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How Important Has Being “Forgettable” Been to Your Success?

Say you had some home fix-it project that you hired someone to take care of, because you’ve just got too much going on. You’re thinking, he’ll show up, get the details, and then he’ll go to work. You’ll go back to your to-do list until an hour or so later, when he calls to you up the stairs and lets you know he’s done. Write the check. Finito.

If instead, he kept calling you down time after time with more questions, or asking to borrow tools, or chatting about his operation, or his wife’s shopping habits, or the last episode of American Idol, there’d come a point where you’d say to yourself, (all together now…): F’cryin’ out loud, I’d have been better off doing it myself.

Did an encore plenary speech appearance at the Washington Independent Writers annual conference this past June. The theme of my talk was “Creating a Memorable Box.” Given that human beings like to put things in boxes as a way of quantifying the world around them, the more we can make ourselves memorable to our clients, the more success we’ll have. I defined “creating a memorable box” in this way:

Make what you bring to the professional table a “predictably enjoyable and rewarding experience” for your clients and you’ll find a receptive and returning audience.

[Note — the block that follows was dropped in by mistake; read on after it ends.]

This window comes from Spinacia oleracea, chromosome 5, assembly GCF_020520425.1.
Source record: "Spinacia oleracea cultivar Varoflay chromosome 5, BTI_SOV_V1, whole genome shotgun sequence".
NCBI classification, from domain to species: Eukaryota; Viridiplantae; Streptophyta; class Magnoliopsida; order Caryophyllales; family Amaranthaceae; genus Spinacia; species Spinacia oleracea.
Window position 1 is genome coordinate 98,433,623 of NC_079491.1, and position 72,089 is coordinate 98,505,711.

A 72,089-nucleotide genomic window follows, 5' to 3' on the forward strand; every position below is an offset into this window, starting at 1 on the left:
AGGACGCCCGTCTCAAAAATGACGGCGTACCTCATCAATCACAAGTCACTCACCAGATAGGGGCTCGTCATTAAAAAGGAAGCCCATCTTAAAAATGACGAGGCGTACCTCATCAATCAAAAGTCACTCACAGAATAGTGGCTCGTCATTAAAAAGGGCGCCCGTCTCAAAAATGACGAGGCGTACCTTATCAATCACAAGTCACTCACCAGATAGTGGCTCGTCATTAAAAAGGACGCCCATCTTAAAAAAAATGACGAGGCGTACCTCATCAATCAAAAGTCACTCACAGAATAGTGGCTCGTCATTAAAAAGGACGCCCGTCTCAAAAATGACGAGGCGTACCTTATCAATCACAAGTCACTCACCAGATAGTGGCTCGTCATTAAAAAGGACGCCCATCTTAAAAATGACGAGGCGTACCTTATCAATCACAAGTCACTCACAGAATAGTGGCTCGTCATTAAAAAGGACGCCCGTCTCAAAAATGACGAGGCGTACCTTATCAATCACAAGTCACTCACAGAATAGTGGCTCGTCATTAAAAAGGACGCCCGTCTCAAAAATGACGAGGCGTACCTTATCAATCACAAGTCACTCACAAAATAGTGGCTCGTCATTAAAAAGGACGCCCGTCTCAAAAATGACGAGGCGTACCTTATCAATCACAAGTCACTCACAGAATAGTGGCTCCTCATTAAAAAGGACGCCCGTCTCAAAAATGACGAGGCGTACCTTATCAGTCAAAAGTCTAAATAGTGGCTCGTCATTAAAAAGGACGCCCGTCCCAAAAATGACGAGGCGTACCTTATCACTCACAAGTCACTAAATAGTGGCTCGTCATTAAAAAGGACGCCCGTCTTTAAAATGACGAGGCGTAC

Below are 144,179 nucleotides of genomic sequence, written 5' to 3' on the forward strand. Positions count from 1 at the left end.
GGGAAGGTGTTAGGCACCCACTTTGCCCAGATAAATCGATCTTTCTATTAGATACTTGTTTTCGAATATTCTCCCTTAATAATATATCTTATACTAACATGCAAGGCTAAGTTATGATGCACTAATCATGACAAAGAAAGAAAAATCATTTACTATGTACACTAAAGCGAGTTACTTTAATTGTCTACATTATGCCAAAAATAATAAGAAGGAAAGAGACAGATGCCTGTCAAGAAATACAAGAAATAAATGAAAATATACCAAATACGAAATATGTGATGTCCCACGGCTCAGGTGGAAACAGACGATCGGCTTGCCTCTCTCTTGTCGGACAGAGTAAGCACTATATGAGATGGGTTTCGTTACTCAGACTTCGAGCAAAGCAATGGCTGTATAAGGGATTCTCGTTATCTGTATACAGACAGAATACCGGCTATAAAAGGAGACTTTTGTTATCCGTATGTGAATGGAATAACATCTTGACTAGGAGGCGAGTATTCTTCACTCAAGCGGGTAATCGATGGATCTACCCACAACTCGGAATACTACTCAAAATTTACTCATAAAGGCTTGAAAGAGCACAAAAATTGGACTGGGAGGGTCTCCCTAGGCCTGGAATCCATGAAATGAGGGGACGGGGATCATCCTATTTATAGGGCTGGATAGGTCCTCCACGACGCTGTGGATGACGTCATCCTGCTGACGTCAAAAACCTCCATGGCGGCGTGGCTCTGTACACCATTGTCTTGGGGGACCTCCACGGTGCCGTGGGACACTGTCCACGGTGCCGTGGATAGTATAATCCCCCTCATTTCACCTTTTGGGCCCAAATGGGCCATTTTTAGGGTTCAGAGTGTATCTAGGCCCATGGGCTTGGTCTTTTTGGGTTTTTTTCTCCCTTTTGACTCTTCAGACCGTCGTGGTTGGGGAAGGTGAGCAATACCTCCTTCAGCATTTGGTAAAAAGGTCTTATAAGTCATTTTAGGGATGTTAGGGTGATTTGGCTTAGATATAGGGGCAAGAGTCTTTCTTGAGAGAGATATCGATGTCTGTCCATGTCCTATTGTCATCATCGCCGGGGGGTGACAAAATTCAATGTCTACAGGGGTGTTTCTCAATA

One of the memorable boxes I discussed was being forgettable. I do case studies for a large manufacturing company in Atlanta. I get a few grand to do a 1500-word story that takes me maybe 12-15 hours to do. They never question my fees. Why? Because after they give me the parameters in an email, I ask a few questions and then I’m gone – until it’s due. No endless phone calls or emails.

They go back to doing their jobs – which is how it’s supposed to work – and forget aaaaaall about me until the finished product shows up in their email box – ready for prime time. For any writer in any arena, reliability, dependability and yes, “forgetability” are solid gold boxes to be put in.

(NOTE: Not surprisingly, this is a company with money – which is key. When money isn’t a big issue for a company, but bottom line profitability and competitive edge ARE, the work HAS to be done right. As such, the desire for reliable, predictable competence will always trump cost.)

While the following idea should be a “well, duh…,” we all know how that sometimes goes. Here’s it is: A company will hire a writer because they don’t have the skills, time or both to handle it in-house. The whole point of hiring that writer is to create less, not more work for themselves.

After they meet with you once, and give you the scoop on the project, your goal should be to vanish from their minds, gloriously freeing them up to do their jobs. Sure, every job is different, and some involve more client contact, but no matter the situation, the extent to which you operate autonomously is the extent to which you will create that predictably enjoyable and rewarding experience that will keep clients coming back.

How important is it to your clients that you’re forgettable?

What strategies do you employ for being forgettable for your clients?

What lessons has being forgettable taught you?